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Posts Tagged ‘Holy Spirit’

RCIT + Christian IPhone

April 13, 2008 1 comment

Christian Holy Spirit IPhone posterSince we were so close to my home parish of St Bernadette in Hollywood, FL, I stopped in to see the high school RCIT class preparing for Confirmation this year @ 4pm.  I saw this cool poster that one of the catechists made and had to take some pictures.  It’s a poster of an Apple IPhone, but with Christian buttons.  — Some great details

Christian Holy Spirit IPhone poster Christian Holy Spirit IPhone poster

Confirmation Retreat revisited

February 10, 2008 Leave a comment

Confirmation Retreat skitConfirmation Retreat skitBack at my home parish, the 8th grade Confirmation kids (some were my CCD kids from last year) had an evening of reflection as a follow-up to their 2-day Confirmation Retreat last month [my previous blog post about it].  The schedule was pretty simple.  After 6pm Mass (which I served at), pizza on the deck, a great skit (see pictures) about Jesus bridging the gap in the face of temptations, a personal witness talk by a teen, small group debrief (“What’s happened since the Retreat?”), and some large group reflections (that I couldn’t stay for) to close.  The kids definitely wanted to be there.  A great sign of their Confirmation journey.

Church history, #2 Paul the Troubleshooter

St. Paul the ApostleAs I revist the book, The Story of the Church: Peak Moments from Pentecost to the Year 2000, chapter 2 is “First-Century Adjustments,” focusing on Paul the Apostle.  It has always confused me how Paul was the “go-to-guy” to answer any questions of theology & the Christian life.  He wasn’t even one of the original 12 apostles, but spoke with such authority, even declaring himself an apostle.  His conversion story (Acts 9) is amazing enough.  But even more unbelievable is how fast the Christian community embraced him and bestowed authority to dictate Christian “policy,” an even greater testament to grace and the submission to the Holy Spirit.

Paul is a master cameleon of evangelization, able to adapt the gospel message to any culture.  He was well-versed in the Hebrew Scriptures (OT), had a heart for his audience, walked in their shoes, and presented the challenge of the Gospel in their “language.” — everything a Christian is called to do.  A great example is Paul’s sermon to the Athenians in Acts 17:16-34.  It seems so supernatural … because it is … it’s only possible through the Holy Spirit.

That reminds me of a line from the “Fishers of Men” priesthood video when it’s said, “It’s not natural to be a priest … it’s a supernatural calling.”  — You can’t disagree with that.

Church history, #1 Pentecost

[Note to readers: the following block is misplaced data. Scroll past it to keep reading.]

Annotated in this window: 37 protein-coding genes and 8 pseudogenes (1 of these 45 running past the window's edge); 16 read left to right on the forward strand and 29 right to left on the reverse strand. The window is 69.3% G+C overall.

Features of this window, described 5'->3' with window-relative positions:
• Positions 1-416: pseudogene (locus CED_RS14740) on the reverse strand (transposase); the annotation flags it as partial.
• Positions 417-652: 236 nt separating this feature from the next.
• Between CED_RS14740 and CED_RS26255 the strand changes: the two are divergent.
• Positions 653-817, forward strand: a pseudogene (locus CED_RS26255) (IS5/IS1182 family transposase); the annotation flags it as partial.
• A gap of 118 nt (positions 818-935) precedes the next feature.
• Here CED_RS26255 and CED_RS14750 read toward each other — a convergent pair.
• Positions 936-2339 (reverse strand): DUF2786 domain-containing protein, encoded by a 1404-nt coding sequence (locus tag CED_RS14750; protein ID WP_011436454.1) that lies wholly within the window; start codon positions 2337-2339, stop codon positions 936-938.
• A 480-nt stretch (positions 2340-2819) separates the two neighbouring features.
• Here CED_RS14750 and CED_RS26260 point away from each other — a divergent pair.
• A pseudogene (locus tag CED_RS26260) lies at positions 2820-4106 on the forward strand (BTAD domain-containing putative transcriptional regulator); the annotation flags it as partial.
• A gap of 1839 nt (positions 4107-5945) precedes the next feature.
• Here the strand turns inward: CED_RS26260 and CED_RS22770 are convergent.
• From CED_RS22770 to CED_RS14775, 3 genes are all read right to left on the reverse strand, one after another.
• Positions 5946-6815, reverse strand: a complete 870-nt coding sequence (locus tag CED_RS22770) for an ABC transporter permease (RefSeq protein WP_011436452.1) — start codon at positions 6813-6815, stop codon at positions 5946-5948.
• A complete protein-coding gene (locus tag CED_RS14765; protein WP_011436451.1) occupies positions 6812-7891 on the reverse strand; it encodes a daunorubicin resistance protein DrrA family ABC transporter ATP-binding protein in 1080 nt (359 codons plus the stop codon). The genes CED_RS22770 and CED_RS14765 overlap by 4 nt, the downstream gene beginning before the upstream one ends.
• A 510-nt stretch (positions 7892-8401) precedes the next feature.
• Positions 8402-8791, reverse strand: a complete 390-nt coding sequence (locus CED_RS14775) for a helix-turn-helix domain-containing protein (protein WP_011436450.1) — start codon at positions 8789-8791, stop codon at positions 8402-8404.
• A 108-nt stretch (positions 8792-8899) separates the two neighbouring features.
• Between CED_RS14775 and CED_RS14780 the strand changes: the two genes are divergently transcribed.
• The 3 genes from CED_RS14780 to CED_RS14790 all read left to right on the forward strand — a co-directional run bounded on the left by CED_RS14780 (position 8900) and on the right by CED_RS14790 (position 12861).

While awaiting “Lost” on ABC, I caught a bit on PBS on the Inquisition.  I realized that I didn’t know much about Church history, especially the bad stuff.  So I found The Story of the Church: Peak Moments from Pentecost to the Year 2000, a book we used in the 2-year lay ministry program I went through some years ago.  I wanted to review it (especially since I didn’t read it during the course) and started with peak #1, Pentecost.

Pentecost (50 days after Easter)After Pentecost, Peter reminds the crowd that Israel is to be the light of nations, that is, to be a missionary witness helping all people to know God, just like in the story of Jonah.  The Tower of Babel was human pride resulting in a breakdown in communication, separating people.  In Pentecost, the coming of the Holy Spirit unified the people in mind and heart for God.  The day coincides with the Jewish feast of Shavuot.  As the old covenant was commemorated in Passover and completed on Mount Sinai with the 10 Commandments, so the new covenant begins with the Easter Triduum and ends with the coming of the Holy Spirit (Pentecost), the birth of the Church.

That alone should rally all Catholics to evangelize the world, but then I read this:

Only two percent of Catholics are willing to witness their faith to others and invite them to faith in Jesus and communion with the Church.  Contrast this with evangelical Protestant Christians, who are far more enthusiastic about sharing their faith.

That 2% may account for all priests and religious.  As if priests don’t have enough to do.  Lighting a fire under apathetic Catholics is what frustrates me about our faith, and a major reason I put off pursuing the priesthood.  I’ve got patience, but this requires a real revival.  I guess I just got tired of just complaining and want to be part of the solution.  So here I am.  “Send me!”